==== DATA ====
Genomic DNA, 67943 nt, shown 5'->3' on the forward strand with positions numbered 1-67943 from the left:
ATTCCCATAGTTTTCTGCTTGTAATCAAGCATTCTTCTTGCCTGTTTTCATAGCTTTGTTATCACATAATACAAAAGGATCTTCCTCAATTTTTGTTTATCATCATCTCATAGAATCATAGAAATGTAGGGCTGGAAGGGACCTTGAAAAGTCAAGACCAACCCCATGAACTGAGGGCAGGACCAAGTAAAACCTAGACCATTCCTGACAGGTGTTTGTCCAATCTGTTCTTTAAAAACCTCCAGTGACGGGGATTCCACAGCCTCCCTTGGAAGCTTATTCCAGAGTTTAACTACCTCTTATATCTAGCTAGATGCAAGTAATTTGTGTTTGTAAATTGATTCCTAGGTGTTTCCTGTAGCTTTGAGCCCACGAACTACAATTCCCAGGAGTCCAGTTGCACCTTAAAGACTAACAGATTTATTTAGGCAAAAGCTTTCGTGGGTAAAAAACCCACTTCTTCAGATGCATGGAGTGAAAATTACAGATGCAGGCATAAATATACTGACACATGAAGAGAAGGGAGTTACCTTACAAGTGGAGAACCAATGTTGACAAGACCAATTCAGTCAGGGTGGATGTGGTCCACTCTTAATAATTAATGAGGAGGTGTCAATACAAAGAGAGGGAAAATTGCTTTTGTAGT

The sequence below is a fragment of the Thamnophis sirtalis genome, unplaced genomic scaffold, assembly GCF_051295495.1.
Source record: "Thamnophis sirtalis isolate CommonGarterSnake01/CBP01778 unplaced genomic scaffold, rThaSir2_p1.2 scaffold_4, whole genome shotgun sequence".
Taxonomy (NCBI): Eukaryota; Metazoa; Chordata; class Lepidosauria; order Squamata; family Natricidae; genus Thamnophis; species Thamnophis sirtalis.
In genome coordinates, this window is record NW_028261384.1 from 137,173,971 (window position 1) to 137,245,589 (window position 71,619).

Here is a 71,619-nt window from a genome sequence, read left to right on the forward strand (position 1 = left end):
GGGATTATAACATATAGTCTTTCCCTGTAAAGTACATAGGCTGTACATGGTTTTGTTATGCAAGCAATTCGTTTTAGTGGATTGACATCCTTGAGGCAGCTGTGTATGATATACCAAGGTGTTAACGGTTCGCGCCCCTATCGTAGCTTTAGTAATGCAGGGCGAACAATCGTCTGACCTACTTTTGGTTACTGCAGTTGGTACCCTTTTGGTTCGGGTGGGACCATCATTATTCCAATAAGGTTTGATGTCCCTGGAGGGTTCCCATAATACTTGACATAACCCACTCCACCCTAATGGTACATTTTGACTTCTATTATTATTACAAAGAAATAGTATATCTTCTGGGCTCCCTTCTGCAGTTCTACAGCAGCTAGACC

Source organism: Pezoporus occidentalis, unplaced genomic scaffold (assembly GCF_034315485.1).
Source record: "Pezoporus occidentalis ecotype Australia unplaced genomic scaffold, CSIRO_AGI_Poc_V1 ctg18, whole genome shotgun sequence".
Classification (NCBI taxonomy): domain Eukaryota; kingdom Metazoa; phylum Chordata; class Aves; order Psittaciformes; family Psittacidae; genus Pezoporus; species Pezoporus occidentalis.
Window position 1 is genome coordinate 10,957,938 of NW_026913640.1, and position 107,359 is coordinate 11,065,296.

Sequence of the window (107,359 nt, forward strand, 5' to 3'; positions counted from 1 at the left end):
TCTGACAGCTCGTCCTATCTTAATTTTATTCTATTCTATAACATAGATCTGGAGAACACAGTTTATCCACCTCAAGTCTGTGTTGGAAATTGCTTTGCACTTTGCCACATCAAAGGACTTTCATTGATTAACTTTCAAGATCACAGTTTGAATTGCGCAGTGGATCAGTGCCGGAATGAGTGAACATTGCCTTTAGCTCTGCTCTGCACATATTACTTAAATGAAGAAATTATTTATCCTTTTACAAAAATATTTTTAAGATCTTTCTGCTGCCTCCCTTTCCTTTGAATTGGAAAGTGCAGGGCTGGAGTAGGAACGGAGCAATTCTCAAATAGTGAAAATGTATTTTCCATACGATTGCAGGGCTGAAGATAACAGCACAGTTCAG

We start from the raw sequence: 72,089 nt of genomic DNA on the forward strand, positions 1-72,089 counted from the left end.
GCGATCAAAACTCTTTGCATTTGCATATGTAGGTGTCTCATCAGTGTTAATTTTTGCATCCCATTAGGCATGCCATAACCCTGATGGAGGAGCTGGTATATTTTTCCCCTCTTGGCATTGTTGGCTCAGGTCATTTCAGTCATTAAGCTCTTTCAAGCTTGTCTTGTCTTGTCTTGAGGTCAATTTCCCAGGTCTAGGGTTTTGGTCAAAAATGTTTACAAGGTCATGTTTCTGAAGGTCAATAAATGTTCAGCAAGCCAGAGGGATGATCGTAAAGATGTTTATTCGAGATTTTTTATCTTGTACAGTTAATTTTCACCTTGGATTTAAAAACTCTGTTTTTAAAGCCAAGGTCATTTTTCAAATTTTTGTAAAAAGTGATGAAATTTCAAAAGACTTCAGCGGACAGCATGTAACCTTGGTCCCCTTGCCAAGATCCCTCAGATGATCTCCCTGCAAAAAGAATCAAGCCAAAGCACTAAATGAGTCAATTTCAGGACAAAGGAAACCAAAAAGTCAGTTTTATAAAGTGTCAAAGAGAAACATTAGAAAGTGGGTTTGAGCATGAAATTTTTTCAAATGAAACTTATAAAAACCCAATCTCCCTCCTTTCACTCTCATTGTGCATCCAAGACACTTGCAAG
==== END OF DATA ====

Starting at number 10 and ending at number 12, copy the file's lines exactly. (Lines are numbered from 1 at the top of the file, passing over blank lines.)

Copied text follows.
Source record: "Pezoporus occidentalis ecotype Australia unplaced genomic scaffold, CSIRO_AGI_Poc_V1 ctg18, whole genome shotgun sequence".
Classification (NCBI taxonomy): domain Eukaryota; kingdom Metazoa; phylum Chordata; class Aves; order Psittaciformes; family Psittacidae; genus Pezoporus; species Pezoporus occidentalis.
Window position 1 is genome coordinate 10,957,938 of NW_026913640.1, and position 107,359 is coordinate 11,065,296.